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Re: Why not use DC?

From: Pierre-Antoine Champin <pierre-antoine.champin@liris.cnrs.fr>
Date: Thu, 18 Jun 2009 10:16:15 +0100
Message-ID: <4A3A05DF.7080706@liris.cnrs.fr>
To: Dan Brickley <danbri@danbri.org>
CC: public-media-annotation@w3.org
Dan Brickley a écrit :
> On 18/6/09 02:48, Renato Iannella wrote:
>>
>> In Section 4.1.2 of <http://www.w3.org/TR/2009/WD-mediaont-10-20090618>
>> abut 11 of the Core Properties are the same as Dublin Core - why not use
>> that namespace?
> 
> One argument might be reduced scope, however in
> 
> "[Definition: Media Resource]
> 
>     Any Resource (as defined by [RFC 3986]) related to a media content.
> Note that [RFC 3986] points out that a resource may be retrievable or
> not. Hence, this term encompasses the abstract notion of a movie (e.g.
> Notting Hill) as well as the binary encoding of this movie (e.g. the
> MPEG-4 encoding of Notting Hill on my DVD), or any intermediate levels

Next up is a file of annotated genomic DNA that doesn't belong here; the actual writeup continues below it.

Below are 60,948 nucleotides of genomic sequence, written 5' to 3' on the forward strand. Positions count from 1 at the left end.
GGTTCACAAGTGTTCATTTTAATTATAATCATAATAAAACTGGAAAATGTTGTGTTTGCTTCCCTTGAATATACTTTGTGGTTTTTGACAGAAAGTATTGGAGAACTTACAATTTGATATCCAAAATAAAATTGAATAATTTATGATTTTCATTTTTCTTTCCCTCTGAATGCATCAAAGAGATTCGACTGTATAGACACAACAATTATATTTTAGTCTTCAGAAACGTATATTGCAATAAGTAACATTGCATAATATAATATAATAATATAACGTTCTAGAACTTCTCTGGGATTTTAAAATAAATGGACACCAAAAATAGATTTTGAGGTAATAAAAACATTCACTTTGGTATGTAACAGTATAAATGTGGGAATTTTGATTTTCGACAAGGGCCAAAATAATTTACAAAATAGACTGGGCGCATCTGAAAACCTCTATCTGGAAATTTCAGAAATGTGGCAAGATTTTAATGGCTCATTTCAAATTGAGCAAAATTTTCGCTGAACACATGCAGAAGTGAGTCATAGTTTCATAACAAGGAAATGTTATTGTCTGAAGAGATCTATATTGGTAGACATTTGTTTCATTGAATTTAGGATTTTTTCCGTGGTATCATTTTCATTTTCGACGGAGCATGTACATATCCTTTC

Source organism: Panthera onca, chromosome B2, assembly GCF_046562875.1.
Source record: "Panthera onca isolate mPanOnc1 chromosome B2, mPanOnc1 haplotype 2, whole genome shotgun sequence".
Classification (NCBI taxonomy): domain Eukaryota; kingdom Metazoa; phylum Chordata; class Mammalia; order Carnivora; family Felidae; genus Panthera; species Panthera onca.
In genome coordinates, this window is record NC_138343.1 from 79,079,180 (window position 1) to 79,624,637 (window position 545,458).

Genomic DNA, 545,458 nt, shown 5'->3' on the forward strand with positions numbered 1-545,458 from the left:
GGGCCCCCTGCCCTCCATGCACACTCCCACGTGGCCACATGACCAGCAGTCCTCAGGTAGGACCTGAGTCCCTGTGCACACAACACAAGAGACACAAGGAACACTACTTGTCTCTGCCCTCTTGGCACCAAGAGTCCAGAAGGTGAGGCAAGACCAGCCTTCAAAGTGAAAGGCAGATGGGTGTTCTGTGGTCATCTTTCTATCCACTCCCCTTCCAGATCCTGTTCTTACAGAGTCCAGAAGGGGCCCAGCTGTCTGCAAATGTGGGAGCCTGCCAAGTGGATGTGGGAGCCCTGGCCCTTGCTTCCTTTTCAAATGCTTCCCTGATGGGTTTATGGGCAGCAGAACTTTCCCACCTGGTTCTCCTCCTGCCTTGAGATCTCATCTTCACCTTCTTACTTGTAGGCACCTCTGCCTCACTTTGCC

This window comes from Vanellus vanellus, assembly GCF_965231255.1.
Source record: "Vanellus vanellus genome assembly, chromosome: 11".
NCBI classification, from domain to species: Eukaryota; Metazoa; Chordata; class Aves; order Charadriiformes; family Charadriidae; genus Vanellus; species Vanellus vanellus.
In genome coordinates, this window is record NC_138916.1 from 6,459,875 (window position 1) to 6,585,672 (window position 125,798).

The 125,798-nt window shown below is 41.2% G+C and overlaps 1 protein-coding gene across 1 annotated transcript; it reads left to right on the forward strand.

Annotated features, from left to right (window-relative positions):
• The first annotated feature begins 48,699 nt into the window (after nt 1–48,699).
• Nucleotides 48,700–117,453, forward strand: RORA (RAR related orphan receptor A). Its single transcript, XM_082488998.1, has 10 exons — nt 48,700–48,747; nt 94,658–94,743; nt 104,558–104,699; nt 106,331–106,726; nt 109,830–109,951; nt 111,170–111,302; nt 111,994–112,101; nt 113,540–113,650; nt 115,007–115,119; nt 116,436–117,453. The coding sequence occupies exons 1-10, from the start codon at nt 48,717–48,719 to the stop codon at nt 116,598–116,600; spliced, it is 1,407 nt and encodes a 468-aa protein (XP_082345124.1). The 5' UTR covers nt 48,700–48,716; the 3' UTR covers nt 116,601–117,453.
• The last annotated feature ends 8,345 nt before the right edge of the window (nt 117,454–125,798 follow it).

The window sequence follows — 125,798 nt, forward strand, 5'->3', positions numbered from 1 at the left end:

> of abstraction (e.g. the director's cut or the plane version of Notting
> Hill). Although some ontologies (FRBR, BBC) define concepts for
> different such levels of abstraction, our ontology does not commit to
> any classification of media resources."
> 
> ...it's clear that a "Media Resource" can be anything, since "related
> to" is completely unconstrained.

ehr... that was not really the intended meaning of "related to" :-/
(though now that you're pointing it out, it can indeed be interpreted
that way).

According to your interpretation, the director of a movie would be
covered by the definition, which was indeed not intended (or did I miss
something? ;-)

Would "Any Resource (...) representing a media content" be clearer (this
is a question to the WG as well) ? It may seem a little too "concrete"
at first sight (e.g. implying "machine representation"), but I think the
following paragraph makes it clear it can be more abstract.

  pa


Received on Thursday, 18 June 2009 09:17:02 GMT

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